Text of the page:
Mechanical ventilation in the prehospital and emergency department environment

Robert J. Stephens, Jeffrey E. Siegler, Brian M. Fuller

Research output: Contribution to journalArticlepeer-review

9 Scopus citations


Patients who require mechanical ventilation in the prehospital and emergency department environments experience high mortality and are at high risk of ventilator-associated ventilator-induced lung injury and ARDS. In addition, little attention has been given in the literature, trainee education, or clinical emphasis to ventilator management in these patients. ARDS and ventilator-induced lung injury are time-sensitive disease processes that develop early in mechanical ventilation and could potentially be prevented with early lung-protective ventilation. Prehospital and emergency department ventilation, in general, is characterized by potentially injurious tidal volume, high FIO2, and low PEEP. Recent literature highlights improved subjects outcomes in the setting of early lung-protective ventilation in both subjects with and those without ARDS. This review of the literature led us to recommend that lung-protective ventilation with avoidance of hyperoxia be the default goal ventilator strategy for all patients with prehospital and emergency department mechanical ventilation. This can be achieved by delivering low tidal volumes with stepwise, concurrent titration of FIO2and PEEP to facilitate adequate oxygenation.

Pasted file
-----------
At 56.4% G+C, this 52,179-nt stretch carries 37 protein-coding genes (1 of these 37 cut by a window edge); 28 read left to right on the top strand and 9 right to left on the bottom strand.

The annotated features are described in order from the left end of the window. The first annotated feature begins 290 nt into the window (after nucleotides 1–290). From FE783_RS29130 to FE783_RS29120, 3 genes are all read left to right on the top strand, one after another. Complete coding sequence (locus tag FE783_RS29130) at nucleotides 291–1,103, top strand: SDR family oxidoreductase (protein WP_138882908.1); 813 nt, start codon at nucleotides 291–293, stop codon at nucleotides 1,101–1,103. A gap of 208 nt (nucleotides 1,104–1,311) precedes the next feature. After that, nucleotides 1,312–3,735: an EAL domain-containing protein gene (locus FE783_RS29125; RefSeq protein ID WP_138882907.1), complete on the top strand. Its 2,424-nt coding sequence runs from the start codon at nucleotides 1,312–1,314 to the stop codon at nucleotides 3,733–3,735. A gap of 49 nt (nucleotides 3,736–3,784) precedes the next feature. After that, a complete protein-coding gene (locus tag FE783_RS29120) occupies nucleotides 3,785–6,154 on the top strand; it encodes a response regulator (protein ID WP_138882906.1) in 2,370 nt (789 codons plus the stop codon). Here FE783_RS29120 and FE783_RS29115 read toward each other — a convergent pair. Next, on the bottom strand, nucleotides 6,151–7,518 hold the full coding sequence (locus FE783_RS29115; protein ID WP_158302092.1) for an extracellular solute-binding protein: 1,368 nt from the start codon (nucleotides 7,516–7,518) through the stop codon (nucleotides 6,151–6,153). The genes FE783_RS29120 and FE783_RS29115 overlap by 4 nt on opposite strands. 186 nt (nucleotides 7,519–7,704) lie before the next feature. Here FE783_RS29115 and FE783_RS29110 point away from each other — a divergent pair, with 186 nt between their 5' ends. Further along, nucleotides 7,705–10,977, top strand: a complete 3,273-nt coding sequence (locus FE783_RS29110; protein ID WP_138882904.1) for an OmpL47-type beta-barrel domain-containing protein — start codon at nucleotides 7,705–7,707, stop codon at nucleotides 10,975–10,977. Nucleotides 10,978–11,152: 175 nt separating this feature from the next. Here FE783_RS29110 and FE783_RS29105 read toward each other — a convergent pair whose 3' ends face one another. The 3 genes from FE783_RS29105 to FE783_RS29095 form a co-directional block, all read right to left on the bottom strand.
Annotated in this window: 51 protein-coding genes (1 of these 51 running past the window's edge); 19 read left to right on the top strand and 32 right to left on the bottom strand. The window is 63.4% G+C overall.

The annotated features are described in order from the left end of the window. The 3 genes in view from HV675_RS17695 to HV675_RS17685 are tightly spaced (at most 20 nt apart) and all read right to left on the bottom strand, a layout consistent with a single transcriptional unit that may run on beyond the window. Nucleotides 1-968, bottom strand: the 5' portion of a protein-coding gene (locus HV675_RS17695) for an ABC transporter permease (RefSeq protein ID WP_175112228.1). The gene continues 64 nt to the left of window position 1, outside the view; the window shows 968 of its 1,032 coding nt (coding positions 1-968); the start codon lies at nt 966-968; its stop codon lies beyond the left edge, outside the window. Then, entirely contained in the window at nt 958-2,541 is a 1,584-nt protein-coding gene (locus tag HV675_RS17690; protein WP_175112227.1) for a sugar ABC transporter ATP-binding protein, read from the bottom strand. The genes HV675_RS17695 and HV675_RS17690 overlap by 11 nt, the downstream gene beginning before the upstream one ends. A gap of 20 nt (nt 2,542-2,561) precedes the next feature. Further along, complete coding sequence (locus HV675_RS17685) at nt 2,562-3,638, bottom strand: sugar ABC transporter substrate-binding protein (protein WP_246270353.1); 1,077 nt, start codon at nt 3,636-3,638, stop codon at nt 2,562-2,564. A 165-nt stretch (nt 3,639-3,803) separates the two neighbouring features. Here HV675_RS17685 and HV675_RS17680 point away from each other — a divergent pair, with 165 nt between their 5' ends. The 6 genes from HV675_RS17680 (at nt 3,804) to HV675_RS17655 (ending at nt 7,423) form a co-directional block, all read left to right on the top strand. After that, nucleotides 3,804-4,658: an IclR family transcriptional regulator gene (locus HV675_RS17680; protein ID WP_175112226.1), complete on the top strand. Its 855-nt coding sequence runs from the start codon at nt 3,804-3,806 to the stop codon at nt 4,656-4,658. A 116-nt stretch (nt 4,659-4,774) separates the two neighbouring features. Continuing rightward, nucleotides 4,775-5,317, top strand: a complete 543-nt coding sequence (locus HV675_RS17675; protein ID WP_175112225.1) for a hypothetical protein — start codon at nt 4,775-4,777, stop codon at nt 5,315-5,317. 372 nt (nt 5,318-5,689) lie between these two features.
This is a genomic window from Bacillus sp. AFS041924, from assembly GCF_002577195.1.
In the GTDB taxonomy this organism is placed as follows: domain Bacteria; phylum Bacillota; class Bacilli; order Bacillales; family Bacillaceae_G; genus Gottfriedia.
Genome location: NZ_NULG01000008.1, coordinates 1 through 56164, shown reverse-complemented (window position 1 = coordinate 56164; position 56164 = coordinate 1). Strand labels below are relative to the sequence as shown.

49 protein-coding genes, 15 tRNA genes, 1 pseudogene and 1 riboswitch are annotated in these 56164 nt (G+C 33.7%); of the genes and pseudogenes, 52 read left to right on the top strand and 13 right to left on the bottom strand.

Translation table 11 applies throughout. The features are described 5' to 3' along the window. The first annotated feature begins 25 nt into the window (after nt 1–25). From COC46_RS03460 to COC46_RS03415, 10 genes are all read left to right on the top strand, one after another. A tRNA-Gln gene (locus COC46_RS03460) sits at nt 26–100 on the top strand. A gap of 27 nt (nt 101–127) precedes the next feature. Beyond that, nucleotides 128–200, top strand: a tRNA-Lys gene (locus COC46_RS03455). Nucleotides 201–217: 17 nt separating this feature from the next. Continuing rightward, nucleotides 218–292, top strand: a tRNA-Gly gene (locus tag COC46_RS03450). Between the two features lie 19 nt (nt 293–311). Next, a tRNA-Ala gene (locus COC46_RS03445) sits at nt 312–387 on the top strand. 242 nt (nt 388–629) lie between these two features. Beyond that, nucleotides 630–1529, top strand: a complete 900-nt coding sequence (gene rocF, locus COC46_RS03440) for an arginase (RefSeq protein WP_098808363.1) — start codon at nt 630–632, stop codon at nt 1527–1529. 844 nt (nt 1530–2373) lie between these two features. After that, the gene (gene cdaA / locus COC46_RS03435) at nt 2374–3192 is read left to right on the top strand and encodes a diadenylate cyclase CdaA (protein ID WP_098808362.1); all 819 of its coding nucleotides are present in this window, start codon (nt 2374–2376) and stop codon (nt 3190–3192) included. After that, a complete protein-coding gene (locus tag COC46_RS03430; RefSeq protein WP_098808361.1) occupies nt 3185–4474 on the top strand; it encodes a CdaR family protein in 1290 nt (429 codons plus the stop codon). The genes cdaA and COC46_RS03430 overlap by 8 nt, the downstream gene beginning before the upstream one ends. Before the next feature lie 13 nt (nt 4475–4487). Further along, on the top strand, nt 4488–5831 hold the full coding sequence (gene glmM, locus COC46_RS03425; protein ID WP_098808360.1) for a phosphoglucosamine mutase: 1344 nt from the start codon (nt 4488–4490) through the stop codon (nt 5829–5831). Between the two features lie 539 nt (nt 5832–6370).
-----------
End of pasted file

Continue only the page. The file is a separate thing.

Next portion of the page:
Original languageEnglish
Pages (from-to)595-603
Number of pages9
JournalRespiratory care
Issue number5
StatePublished - May 1 2019


  • Emergency department
  • Lung-protective ventilation
  • Mechanical ventilation
  • Prehospital
  • Ventilator-associated lung injury


Dive into the research topics of 'Mechanical ventilation in the prehospital and emergency department environment'. Together they form a unique fingerprint.

Cite this